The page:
Or rubber bands. Larger applications can use bungee cords. Packing tape
will do in a pinch if you're short on duct tape, but must be supplemented
You could have dragged your lazy ass into a store and looked at the camera
yourself. Probably would've taken less time overall than all your whining.
Did it ever occur to you that if you buy a cheap camera at the low end of
the model scale such as CoolPix, you just might get a friggin' piece of
trash? Did it never occur to you that virtually all consumer-grade
electronics have become completely disposable? Or that Nikon has a vested
interest in ensuring that that camera you just bought DOESN'T last 20 years?
Suck it up and admit to yourself that it was your own damned fault.
Or get a small dog to kick. But whatever you do, do it someplace else.
Duct tape is so very 20th century. In the 19th century, the universal
repair solutions were baling wire (used for hay bales) and chewing
gum. Victorian machinery was held together by farm tools. Duct tape
was suitable for most 20th century repairs because the devices were
large enough to handle the tape. It's still useful today on the Space
"They also decided to rig a thermal barrier out of a surplus
reference book and all-purpose gray tape."
but not on small things.
This is the 21st century, where things are getting smaller and
smaller, while Duct tape has remained unchanged since the invention of
ummm... ducting. More important, many devices are being designed with
little concern for repairs or even disassembly. About all one can do
with duct tape today is embalm the device.
I don't know what will become the 21st century equivalent of Duct
tape. My vote is for Superglue, epoxy, and urethane glue and goo. I
had some hope for ty-wraps replacing baling wire, but even ty-wraps
are being replaced by glue and goo. Much home construction and a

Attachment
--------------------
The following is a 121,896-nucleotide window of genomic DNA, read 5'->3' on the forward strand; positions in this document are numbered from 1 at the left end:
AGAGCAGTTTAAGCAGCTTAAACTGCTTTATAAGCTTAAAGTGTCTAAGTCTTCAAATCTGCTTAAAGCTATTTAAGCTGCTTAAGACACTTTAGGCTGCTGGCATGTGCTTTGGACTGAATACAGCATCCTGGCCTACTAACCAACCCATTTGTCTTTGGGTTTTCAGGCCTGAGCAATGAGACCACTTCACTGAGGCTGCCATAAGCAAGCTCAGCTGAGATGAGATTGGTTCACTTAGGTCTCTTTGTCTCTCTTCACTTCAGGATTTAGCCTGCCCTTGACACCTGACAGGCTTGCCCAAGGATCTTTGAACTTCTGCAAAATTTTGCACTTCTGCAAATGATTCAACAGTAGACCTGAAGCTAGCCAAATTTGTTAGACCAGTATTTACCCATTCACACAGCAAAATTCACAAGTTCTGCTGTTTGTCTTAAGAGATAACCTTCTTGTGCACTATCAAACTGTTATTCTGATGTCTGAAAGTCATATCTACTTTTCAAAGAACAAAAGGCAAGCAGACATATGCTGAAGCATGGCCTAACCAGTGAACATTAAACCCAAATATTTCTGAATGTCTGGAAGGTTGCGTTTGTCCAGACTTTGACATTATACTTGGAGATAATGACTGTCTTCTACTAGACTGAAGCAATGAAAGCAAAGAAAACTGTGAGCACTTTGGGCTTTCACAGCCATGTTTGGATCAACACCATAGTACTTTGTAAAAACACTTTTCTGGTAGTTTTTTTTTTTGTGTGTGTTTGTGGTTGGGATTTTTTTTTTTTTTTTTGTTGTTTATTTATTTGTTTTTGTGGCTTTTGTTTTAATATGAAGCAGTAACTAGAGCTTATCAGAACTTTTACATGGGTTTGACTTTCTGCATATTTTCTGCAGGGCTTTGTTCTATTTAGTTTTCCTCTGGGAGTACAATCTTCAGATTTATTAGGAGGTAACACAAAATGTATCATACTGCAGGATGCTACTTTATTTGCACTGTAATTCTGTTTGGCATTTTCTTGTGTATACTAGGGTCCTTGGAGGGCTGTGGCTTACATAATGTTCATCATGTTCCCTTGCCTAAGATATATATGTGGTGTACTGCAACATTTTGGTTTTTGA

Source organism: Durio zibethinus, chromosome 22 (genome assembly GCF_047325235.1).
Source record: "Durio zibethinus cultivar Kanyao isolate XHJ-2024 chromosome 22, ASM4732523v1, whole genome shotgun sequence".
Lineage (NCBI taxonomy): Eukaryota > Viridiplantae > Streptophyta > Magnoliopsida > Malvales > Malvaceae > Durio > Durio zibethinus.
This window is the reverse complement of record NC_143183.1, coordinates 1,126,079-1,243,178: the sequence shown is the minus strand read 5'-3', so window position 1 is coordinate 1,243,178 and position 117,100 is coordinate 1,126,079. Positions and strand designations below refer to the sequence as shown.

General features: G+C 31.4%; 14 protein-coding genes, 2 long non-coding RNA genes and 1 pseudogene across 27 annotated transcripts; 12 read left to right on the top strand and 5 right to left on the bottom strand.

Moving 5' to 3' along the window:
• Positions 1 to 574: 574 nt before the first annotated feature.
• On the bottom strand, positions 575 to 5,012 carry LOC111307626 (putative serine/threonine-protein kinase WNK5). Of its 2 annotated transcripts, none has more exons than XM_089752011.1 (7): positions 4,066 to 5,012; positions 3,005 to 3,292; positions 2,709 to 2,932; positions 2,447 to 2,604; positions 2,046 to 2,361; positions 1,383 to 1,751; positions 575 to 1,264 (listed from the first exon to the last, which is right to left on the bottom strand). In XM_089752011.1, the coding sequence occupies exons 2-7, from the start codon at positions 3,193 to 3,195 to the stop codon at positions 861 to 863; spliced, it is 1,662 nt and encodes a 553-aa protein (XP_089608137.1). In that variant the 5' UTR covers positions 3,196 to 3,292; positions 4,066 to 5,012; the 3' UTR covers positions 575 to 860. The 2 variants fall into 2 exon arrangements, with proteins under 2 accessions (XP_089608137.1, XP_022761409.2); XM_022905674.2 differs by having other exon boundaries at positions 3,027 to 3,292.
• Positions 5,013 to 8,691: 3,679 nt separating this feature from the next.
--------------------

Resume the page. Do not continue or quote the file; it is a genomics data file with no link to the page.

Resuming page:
growing number of products are already assembled with adhesives.
For the 21st century, it's adhesives, not Duct tape.
Jeff Liebermann email@example.com
150 Felker St #D http://www.LearnByDestroying.com
Duct tape is crap. It is actually not good for ducts (heating and cooling
causes the adhesive to quickly fail):
- - - - -
POPULAR SCIENCE (December 1998)
Tape That Doesn't Live Up to its Name
DUCT TAPE is one of the most versatile materials ever invented. You can
patch a tent, seal up a box, or even repair a leaky garden house with it.
But according to the Department of Energy's Lawrence Berkeley National
Laboratory, there's one thing duct tape doesn't do well: seal a duct.
In leak tests at the lab, researchers Max Sherman and Iain Walker forced
alternating hot and cold air flows through finger-jointed metal ducts sealed
with a variety of products --including duct tape, clear plastic tape,
foil-backed tape, mastic, and injected aerosols. The researchers also baked
the sample ducts at temperatures of 140 to 187 degrees F, simulating the
conditions in many attics.
"Of all the things we tested," says Sherman, "only duct tape failed. It
failed reliably and quite often catastrophically."
Duct tape consists of a cloth backing and a rubber adhesive. "We think that
heat degrades the glue, and that's what's killing the duct tape," Walker
The researchers are recommending that duct tape manufacturers reformulate
the glue to work better at higher temperatures, and that longevity standards
be developed for all duct sealants. Whether that will happen remains to be
seen; as of press time, manufacturers were studying the test results.
In the average house, 20 to 30 per cent of the energy used for heating and